AE Omonisi, OS Ojo
June 2016, 7(1):33-41
Aim: To describe the pathological features of primary liver cell cancer as seen in a tertiary health care facility in Nigeria and compare these features with those recorded in other settings. Methods: This is a retrospective study in which liver surgical biopsies and open biopsies specimens recorded over an 18 years' period were analysed with respect to age, sex and pathological features. Statistical analysis was performed using simple statistical methods. Results: Sixty-one cases consisting 51 specimens obtained from needle biopsy, 5 open biopsies and 5 autopsy biopsies were analysed. There was a marked male preponderance with a male to female ratio of 2.1 : 1. The peak age of occurrence was the 6th decade of life (mean age was 32.8%). The most common mode of presentation by these patients was abdominal swelling and most of the patients presented late. Hepatocellular carcinoma was the most common primary liver carcinoma and its shows strong association with hepatitis B virus but weak association with liver cirrhosis. Cholangiocarcinoma was the second most common and mostly seen in the females in this study. Majority of the tumours in this series were moderately differentiated. Conclusion: This report show that the pathological features demonstrate certainm fundamental differences between primary liver cell carcinoma in Nigerian patients and those in other parts of the world.
[ABSTRACT]   Full text not available  [PDF]
  935 113 -
The quality of pathology and its reporting on cancer survival: The need for proforma reporting
Olorunda Rotimi, Darlington Obaseki
June 2016, 7(1):9-16
Background: The histopathology report provides information that facilitates accurate staging of patients with cancer and also serves as a tool for the assessment of the quality of pathology in general. But, however the variability in form, content and quality of the pathology report often obviates this important role in the management of cancer patients Materials and Methods: This report reviews the literature on the quality of pathology and its reporting on cancer prognostication and survival and in particular the role structured reporting formats play in improving the quality and utility of such reports. The review was done primarily through search of the databases of MEDLINE, EMBASE and PubMed covering the period 1950 to 2010 with key words quality, cancer, pathology, histopathology, report, proforma and synoptic. Result: The informational content of many routine pathology reports is shown to be inadequate for quality patient management. Conclusion: Proforma reporting of cancer cases is thus recommended.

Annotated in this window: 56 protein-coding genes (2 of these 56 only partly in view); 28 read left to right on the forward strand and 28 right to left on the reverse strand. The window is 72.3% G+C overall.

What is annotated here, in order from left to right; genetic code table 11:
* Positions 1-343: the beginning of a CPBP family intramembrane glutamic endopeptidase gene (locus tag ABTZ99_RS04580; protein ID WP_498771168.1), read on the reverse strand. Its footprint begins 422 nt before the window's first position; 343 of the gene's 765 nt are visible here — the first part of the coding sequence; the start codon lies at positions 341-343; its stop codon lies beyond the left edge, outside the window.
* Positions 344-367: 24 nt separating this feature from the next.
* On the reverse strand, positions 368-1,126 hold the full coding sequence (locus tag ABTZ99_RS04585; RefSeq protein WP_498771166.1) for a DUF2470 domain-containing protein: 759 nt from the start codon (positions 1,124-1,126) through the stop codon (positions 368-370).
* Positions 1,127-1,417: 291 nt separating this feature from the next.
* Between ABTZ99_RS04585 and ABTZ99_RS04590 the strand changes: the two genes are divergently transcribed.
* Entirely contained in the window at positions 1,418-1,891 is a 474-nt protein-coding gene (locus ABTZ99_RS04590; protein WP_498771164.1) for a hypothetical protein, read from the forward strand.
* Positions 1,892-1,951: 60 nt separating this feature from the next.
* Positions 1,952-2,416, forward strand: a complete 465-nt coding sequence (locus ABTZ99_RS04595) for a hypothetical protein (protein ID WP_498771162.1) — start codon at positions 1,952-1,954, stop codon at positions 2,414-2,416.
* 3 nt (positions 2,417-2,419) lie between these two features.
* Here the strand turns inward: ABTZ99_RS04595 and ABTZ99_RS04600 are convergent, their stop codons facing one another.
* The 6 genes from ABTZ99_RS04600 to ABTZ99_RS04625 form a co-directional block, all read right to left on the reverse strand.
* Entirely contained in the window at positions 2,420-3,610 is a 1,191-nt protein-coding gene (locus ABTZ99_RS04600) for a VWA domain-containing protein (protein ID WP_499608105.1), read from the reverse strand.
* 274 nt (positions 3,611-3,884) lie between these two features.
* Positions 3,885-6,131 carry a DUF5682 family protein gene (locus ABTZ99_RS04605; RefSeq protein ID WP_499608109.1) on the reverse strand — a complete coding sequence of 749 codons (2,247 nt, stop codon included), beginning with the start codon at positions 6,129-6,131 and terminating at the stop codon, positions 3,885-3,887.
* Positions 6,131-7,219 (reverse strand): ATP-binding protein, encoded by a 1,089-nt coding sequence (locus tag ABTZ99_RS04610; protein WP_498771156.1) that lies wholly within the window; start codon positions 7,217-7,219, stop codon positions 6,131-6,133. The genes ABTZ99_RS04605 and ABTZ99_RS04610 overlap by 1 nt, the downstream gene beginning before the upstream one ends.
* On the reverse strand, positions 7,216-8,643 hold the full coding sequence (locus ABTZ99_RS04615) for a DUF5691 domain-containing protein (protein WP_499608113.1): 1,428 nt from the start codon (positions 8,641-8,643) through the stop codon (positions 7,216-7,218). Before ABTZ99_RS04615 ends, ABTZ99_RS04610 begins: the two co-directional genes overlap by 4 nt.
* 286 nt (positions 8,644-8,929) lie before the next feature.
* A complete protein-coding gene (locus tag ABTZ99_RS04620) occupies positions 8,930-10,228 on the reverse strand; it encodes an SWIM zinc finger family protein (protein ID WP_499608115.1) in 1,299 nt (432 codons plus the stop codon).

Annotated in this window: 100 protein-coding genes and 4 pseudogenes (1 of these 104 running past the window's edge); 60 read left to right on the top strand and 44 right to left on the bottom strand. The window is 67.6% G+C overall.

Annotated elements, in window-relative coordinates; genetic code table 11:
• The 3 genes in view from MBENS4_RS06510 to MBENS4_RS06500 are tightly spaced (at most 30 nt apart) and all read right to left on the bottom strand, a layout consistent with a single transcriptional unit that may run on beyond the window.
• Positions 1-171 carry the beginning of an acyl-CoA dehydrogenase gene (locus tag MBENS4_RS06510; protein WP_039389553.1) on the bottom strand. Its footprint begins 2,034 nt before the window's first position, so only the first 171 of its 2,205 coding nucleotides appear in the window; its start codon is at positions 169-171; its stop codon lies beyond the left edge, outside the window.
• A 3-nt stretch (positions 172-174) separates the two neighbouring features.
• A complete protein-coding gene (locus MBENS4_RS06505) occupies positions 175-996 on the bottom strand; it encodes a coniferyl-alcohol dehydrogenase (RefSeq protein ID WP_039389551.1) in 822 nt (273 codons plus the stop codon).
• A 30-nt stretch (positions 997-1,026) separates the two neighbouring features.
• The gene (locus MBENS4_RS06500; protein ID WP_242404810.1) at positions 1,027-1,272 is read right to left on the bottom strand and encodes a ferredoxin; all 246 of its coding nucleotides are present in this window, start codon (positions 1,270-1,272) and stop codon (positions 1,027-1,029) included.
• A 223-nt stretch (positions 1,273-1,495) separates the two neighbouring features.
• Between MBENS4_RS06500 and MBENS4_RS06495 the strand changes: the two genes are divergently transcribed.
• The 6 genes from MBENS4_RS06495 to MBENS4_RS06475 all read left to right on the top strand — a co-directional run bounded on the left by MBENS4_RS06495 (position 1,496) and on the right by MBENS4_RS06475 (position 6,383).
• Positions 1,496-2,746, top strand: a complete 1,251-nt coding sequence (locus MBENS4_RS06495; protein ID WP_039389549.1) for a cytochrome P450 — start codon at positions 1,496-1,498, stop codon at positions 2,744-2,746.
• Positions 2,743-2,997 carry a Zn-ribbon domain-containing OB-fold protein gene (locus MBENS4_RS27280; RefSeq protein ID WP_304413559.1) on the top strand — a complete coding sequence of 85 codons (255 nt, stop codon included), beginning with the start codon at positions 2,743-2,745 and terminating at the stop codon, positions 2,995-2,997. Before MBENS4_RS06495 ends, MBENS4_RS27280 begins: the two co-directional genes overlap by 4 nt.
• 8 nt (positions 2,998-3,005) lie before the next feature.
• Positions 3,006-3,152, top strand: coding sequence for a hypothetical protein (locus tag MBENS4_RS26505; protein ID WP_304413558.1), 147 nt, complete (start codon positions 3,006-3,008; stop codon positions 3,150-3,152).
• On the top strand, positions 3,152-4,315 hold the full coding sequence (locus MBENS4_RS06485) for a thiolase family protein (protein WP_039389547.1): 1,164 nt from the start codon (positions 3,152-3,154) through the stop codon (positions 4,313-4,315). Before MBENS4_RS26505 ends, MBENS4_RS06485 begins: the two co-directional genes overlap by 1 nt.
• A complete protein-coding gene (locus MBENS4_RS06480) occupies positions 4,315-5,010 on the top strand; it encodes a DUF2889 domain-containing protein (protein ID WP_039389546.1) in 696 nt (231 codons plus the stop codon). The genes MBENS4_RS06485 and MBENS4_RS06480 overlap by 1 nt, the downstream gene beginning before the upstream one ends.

[ABSTRACT]   Full text not available  [PDF]
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The need to equip FMCPath graduates with more academic skills
PO Olatunji, Olusegun Ojo
June 2016, 7(1):5-8
Full text not available  [PDF]